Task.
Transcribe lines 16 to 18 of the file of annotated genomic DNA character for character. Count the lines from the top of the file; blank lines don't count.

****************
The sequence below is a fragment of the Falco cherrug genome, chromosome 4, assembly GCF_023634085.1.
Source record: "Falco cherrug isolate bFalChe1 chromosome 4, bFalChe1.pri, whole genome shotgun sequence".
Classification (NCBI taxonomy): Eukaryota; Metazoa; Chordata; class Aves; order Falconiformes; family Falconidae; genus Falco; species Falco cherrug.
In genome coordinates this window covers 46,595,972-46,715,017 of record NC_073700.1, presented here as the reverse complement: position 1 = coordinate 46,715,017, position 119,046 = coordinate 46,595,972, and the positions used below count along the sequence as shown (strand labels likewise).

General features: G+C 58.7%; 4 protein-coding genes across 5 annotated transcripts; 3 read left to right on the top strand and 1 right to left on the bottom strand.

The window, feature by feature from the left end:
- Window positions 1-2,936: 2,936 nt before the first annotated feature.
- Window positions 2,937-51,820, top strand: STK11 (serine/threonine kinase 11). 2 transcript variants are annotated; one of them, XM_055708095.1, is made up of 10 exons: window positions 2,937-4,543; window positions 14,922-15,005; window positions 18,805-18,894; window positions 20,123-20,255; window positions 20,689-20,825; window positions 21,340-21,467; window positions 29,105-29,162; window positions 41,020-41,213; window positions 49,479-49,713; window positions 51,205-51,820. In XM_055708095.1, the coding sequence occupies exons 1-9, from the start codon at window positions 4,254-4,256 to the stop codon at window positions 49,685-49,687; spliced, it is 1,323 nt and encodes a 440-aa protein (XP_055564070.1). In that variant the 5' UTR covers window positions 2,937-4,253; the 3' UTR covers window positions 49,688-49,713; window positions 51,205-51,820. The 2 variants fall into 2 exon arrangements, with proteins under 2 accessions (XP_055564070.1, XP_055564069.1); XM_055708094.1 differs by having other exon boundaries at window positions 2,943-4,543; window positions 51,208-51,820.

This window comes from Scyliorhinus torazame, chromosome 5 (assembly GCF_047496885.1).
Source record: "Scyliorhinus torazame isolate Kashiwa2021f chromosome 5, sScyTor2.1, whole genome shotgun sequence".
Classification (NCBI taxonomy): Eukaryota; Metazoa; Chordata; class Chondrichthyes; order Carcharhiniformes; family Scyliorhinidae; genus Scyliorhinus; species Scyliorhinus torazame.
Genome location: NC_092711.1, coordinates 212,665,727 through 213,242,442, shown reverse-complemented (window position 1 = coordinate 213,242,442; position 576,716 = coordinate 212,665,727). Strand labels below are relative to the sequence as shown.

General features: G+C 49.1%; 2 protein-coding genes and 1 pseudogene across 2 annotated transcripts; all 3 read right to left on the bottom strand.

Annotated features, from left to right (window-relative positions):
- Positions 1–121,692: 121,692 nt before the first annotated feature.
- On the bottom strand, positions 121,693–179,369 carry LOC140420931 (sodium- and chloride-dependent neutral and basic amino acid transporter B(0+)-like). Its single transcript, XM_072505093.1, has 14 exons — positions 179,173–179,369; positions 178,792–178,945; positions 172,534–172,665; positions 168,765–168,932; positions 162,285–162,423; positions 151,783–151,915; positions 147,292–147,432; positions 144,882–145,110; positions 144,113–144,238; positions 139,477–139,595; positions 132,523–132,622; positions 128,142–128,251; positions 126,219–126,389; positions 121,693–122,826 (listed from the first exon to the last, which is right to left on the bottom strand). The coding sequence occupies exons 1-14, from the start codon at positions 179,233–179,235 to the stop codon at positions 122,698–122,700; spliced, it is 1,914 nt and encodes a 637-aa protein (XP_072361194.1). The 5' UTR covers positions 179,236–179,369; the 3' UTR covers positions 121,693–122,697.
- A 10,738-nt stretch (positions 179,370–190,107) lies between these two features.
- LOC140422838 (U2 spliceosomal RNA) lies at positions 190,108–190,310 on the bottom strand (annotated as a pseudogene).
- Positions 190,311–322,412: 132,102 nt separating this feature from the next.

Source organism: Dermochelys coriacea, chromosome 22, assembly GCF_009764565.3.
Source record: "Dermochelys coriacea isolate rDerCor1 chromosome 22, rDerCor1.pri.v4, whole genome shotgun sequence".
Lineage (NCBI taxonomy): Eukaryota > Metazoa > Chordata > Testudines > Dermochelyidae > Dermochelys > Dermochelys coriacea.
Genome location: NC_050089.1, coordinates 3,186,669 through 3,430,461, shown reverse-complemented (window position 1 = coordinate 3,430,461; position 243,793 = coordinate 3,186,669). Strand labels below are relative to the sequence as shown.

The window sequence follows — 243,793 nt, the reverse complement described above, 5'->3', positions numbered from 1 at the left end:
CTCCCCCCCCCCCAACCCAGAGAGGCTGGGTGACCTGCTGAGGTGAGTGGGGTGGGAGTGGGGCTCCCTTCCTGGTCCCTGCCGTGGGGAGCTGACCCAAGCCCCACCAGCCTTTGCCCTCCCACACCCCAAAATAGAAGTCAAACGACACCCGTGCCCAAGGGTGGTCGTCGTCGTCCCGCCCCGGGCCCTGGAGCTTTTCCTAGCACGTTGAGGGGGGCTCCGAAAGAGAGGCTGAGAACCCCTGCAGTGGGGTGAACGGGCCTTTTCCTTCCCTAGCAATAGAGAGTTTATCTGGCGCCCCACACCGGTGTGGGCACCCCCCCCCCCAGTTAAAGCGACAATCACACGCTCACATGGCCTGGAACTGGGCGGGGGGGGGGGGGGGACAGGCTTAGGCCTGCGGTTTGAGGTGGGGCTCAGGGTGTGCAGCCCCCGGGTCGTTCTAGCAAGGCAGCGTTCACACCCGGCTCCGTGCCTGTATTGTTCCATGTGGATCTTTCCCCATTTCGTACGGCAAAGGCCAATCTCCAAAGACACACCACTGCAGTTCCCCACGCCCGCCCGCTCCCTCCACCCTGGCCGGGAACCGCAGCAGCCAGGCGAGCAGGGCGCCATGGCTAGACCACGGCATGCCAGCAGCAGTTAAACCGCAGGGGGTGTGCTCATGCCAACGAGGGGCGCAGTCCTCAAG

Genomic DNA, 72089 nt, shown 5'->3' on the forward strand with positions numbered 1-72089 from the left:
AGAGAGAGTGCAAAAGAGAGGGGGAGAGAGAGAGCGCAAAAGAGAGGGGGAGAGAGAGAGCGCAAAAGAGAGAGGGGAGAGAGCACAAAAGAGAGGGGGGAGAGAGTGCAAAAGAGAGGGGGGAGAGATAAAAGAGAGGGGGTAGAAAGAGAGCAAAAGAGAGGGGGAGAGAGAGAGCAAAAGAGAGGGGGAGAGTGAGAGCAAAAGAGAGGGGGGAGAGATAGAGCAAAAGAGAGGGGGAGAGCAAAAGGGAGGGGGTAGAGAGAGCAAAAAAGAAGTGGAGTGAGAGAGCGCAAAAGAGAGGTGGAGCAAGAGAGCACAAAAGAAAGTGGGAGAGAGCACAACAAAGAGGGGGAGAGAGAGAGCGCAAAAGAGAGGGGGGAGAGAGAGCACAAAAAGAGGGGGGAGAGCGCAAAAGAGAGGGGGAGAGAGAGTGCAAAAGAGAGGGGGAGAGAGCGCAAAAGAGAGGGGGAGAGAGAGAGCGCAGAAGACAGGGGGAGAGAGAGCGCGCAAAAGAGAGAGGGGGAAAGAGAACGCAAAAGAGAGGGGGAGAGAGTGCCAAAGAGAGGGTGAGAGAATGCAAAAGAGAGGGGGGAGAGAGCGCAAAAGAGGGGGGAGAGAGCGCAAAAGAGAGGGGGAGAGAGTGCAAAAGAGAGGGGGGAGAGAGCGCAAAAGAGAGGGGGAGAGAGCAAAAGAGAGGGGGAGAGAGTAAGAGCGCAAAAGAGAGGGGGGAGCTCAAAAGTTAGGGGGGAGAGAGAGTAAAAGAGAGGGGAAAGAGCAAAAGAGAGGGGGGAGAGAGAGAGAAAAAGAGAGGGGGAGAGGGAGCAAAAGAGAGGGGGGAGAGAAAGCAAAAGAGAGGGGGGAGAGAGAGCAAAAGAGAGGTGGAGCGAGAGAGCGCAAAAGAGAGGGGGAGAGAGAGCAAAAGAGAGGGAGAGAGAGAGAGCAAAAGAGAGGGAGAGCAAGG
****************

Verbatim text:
- On the bottom strand, positions 121,693–179,369 carry LOC140420931 (sodium- and chloride-dependent neutral and basic amino acid transporter B(0+)-like). Its single transcript, XM_072505093.1, has 14 exons — positions 179,173–179,369; positions 178,792–178,945; positions 172,534–172,665; positions 168,765–168,932; positions 162,285–162,423; positions 151,783–151,915; positions 147,292–147,432; positions 144,882–145,110; positions 144,113–144,238; positions 139,477–139,595; positions 132,523–132,622; positions 128,142–128,251; positions 126,219–126,389; positions 121,693–122,826 (listed from the first exon to the last, which is right to left on the bottom strand). The coding sequence occupies exons 1-14, from the start codon at positions 179,233–179,235 to the stop codon at positions 122,698–122,700; spliced, it is 1,914 nt and encodes a 637-aa protein (XP_072361194.1). The 5' UTR covers positions 179,236–179,369; the 3' UTR covers positions 121,693–122,697.
- A 10,738-nt stretch (positions 179,370–190,107) lies between these two features.
- LOC140422838 (U2 spliceosomal RNA) lies at positions 190,108–190,310 on the bottom strand (annotated as a pseudogene).